My original intent was to make a very cheesy (pardon the pun) red-white-and-blue American-flag-shaped cheesecake, with strawberries and blueberries. Somehow, during the pre-party havoc, all of the strawberries and half of the blueberries disappeared.
In retrospect, this saved me from making a dessert better suited to a home & garden magazine than a backyard kegger.
Instead, some cheesecake bites happened.
Click on the image to zoom in on these bite-sized desserts.
This was my first cheesecake ever, and I’m actually quite pleased with how it turned out. When I first pulled it out of the oven, I was terrified – it looked like a cake pan full of tapioca pudding. The next morning, it looked just fine. Apparently, the chilling overnight step is a very important one.
1 box honey graham crackers
1 stick unsalted butter, melted
1 1/2 lbs cream cheese (3 packages)
7/8 cup and 1/2 cup sugar
5/8 cup sour cream
1/8 tsp salt
1 1/2 tsp vanilla
1/2 tsp lemon juice
fresh blueberries (optional)
Preheat the oven to 350 degrees. If you’re using a less-than-stellar oven, you may want to go with 375.
Line a 13 x 9 pan with parchment paper, so that paper is sticking out of the pan by at least two inches on each side.
Fill a freezer bag with graham crackers (you’ll be using almost the entire box, minus the ones you snack on during the process), seal the bag, and place it inside of a second freezer bag. Use a rolling pin, saucepan, or whatever you feel like using to crush the graham crackers into a coarse powder. In a large mixing bowl, combine the crushed graham crackers with a melted stick of butter and half cup of sugar until well-blended and rather sticky.
This on its own could be a dessert, but there’s cheesecake to make, so pour the future crust into the baking pan.
Press the crumbs evenly into the baking pan, making sure to cover the entire rectangle. It would be moderately awkward to end up with a slice that didn’t have a crust, so – considering the size of the cheesecake bites – this is a somewhat important step.
In a large mixing bowl, cream together the cream cheese (Doesn’t that sound funny? Cream the cream cheese?), sour cream, remaining sugar, salt, vanilla, and lemon juice. Crack the eggs into the mixture, and beat until blended. The resulting batter should look like tapioca pudding.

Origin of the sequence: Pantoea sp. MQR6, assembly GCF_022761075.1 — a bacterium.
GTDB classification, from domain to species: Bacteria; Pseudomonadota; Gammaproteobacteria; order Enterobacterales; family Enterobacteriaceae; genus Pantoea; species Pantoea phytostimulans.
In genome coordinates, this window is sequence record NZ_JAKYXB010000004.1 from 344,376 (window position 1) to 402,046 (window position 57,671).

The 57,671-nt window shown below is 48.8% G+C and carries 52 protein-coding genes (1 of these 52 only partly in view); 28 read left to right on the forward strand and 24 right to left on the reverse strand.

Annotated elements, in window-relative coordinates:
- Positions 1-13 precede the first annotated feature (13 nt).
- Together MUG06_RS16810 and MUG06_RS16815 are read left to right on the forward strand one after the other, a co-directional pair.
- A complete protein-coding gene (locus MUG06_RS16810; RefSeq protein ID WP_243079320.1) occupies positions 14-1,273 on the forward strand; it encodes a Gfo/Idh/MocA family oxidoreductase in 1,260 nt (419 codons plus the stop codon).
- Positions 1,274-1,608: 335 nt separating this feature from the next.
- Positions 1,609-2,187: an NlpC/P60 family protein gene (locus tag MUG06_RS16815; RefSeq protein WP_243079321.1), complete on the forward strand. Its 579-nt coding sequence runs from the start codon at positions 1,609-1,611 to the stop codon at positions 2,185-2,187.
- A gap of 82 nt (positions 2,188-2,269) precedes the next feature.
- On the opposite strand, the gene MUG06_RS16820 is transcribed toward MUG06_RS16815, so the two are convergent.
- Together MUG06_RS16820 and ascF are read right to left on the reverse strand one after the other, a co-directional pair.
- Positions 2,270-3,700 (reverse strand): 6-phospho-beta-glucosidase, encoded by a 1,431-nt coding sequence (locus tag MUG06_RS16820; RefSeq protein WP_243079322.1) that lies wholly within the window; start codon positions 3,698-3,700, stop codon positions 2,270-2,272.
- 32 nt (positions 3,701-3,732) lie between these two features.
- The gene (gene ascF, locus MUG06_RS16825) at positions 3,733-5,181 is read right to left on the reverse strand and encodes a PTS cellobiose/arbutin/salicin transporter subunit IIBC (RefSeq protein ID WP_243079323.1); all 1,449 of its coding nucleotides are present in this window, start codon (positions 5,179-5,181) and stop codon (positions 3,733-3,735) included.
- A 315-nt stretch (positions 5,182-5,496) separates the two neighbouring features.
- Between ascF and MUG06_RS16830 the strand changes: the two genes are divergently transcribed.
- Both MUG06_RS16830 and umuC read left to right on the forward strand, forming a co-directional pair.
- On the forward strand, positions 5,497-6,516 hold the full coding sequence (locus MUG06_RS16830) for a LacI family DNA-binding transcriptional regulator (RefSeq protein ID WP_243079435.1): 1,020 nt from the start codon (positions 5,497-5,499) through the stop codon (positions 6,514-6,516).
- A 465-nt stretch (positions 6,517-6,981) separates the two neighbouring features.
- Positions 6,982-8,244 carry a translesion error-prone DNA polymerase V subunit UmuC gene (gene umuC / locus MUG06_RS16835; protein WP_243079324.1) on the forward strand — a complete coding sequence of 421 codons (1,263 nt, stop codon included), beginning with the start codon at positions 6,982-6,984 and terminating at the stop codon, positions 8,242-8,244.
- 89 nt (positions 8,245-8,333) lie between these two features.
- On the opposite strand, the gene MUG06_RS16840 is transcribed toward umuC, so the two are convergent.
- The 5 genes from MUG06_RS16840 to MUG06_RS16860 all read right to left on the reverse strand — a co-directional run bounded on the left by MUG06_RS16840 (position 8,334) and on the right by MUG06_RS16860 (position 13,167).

Gently pour the batter into the pan, and smooth it out over the graham crackers. The top of the cheesecake should be just below the edge of the pan, and there should still be plenty of parchment paper hanging over each side. Smooth over the top with a spatula, and slide the cheesecake into the oven.
Bake at the higher temperature (350 if your oven works properly, 375 if it’s “vintage” and doesn’t work very well) for 25 minutes. After the timer goes off, turn the oven down to 275 (or 300) and continue to bake for an hour. Remove from the oven and let cool for an hour or so, then cover with plastic wrap and refrigerate overnight.
Here’s where the magic of parchment paper totally helps: I was expecting the corner/edge pieces to be really messy and awful because that’s what happens when one digs slices out of a baking pan. Not so! Grab a friend, and have them help you carefully lift the cheesecake out by the parchment paper, and gently place it on a cutting board. Peel down the sides of the parchment paper, and if all has gone well, you’ll have a perfectly rectangular cheesecake!
Slice the cake into small squares. Mine were approximately 1 1/2″ x 1 1/2″ apiece, but you can slice it however you like. Top with a handful of blueberries (or strawberries, or other fruit, or nothing at all) and serve!
If you’re buzzing around the kitchen and taking your sweet time slicing the cheesecake, note that it will be persnickety as it gets warmer. Firm it up for a few minutes in the fridge, and it will slice much cleaner.
Oh yeah, and every single recipe I was drawing from seems to yield two full-sized cheesecakes (which I found out after the fact…oops!), so the posted recipe is half of what I used (hence the funky measurements, like 7/8 cup). Cheesecake rises, kids, so if your pan is overflowing with batter, scoop some out and feed it to a friend who doesn’t mind eating batter that contains raw eggs*.
* I do not officially support this. The consumption of raw eggs is severely risky, and I won’t even do it on a dare.